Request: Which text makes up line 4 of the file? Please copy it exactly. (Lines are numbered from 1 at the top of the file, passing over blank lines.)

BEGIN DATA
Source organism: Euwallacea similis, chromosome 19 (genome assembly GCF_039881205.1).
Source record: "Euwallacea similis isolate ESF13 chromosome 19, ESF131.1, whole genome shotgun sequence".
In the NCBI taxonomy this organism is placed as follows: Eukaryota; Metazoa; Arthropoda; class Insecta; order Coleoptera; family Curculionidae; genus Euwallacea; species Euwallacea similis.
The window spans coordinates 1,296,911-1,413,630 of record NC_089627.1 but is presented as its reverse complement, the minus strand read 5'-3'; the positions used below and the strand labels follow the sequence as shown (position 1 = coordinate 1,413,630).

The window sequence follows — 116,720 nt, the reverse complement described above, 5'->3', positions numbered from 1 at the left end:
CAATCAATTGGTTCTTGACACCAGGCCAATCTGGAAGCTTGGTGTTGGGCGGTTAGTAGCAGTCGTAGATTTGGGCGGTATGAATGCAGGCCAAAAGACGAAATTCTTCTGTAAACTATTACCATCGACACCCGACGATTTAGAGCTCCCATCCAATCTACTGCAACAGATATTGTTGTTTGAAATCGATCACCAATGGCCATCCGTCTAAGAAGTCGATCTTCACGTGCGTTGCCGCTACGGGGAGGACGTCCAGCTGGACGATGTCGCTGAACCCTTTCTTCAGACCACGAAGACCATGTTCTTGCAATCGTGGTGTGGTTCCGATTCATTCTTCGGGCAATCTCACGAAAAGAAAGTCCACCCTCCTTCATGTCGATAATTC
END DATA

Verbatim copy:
The window spans coordinates 1,296,911-1,413,630 of record NC_089627.1 but is presented as its reverse complement, the minus strand read 5'-3'; the positions used below and the strand labels follow the sequence as shown (position 1 = coordinate 1,413,630).